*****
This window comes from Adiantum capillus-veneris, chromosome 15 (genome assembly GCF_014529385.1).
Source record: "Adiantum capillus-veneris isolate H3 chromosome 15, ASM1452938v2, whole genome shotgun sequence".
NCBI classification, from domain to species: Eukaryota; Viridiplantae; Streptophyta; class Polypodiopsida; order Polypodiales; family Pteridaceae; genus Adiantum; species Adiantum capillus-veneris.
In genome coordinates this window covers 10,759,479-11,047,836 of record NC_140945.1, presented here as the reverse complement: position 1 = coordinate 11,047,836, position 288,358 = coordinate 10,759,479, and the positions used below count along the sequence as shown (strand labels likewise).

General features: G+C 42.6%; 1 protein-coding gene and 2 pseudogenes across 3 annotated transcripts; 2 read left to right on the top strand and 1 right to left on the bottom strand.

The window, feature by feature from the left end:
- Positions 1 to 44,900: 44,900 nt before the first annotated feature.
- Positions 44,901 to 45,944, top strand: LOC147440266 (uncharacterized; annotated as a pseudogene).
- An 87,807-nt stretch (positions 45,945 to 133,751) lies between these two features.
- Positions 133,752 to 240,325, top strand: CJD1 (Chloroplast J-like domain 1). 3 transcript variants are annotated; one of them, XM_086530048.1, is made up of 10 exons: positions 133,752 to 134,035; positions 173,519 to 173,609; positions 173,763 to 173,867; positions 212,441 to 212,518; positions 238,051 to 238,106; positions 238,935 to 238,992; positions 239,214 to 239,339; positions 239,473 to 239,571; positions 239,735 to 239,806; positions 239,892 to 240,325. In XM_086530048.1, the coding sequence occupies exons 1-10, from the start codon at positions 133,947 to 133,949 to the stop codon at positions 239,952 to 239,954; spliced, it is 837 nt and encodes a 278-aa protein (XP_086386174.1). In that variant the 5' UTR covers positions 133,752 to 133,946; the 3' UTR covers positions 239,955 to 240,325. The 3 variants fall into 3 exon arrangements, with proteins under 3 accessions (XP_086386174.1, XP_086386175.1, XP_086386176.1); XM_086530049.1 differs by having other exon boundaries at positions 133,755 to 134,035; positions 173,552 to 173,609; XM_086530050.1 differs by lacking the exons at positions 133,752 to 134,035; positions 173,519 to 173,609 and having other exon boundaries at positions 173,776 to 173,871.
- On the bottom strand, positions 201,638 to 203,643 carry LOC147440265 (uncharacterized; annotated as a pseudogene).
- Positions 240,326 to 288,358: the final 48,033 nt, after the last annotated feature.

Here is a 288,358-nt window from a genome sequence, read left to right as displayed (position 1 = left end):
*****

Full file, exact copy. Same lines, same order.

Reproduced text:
This window comes from Adiantum capillus-veneris, chromosome 15 (genome assembly GCF_014529385.1).
Source record: "Adiantum capillus-veneris isolate H3 chromosome 15, ASM1452938v2, whole genome shotgun sequence".
NCBI classification, from domain to species: Eukaryota; Viridiplantae; Streptophyta; class Polypodiopsida; order Polypodiales; family Pteridaceae; genus Adiantum; species Adiantum capillus-veneris.
In genome coordinates this window covers 10,759,479-11,047,836 of record NC_140945.1, presented here as the reverse complement: position 1 = coordinate 11,047,836, position 288,358 = coordinate 10,759,479, and the positions used below count along the sequence as shown (strand labels likewise).

General features: G+C 42.6%; 1 protein-coding gene and 2 pseudogenes across 3 annotated transcripts; 2 read left to right on the top strand and 1 right to left on the bottom strand.

The window, feature by feature from the left end:
- Positions 1 to 44,900: 44,900 nt before the first annotated feature.
- Positions 44,901 to 45,944, top strand: LOC147440266 (uncharacterized; annotated as a pseudogene).
- An 87,807-nt stretch (positions 45,945 to 133,751) lies between these two features.
- Positions 133,752 to 240,325, top strand: CJD1 (Chloroplast J-like domain 1). 3 transcript variants are annotated; one of them, XM_086530048.1, is made up of 10 exons: positions 133,752 to 134,035; positions 173,519 to 173,609; positions 173,763 to 173,867; positions 212,441 to 212,518; positions 238,051 to 238,106; positions 238,935 to 238,992; positions 239,214 to 239,339; positions 239,473 to 239,571; positions 239,735 to 239,806; positions 239,892 to 240,325. In XM_086530048.1, the coding sequence occupies exons 1-10, from the start codon at positions 133,947 to 133,949 to the stop codon at positions 239,952 to 239,954; spliced, it is 837 nt and encodes a 278-aa protein (XP_086386174.1). In that variant the 5' UTR covers positions 133,752 to 133,946; the 3' UTR covers positions 239,955 to 240,325. The 3 variants fall into 3 exon arrangements, with proteins under 3 accessions (XP_086386174.1, XP_086386175.1, XP_086386176.1); XM_086530049.1 differs by having other exon boundaries at positions 133,755 to 134,035; positions 173,552 to 173,609; XM_086530050.1 differs by lacking the exons at positions 133,752 to 134,035; positions 173,519 to 173,609 and having other exon boundaries at positions 173,776 to 173,871.
- On the bottom strand, positions 201,638 to 203,643 carry LOC147440265 (uncharacterized; annotated as a pseudogene).
- Positions 240,326 to 288,358: the final 48,033 nt, after the last annotated feature.

Here is a 288,358-nt window from a genome sequence, read left to right as displayed (position 1 = left end):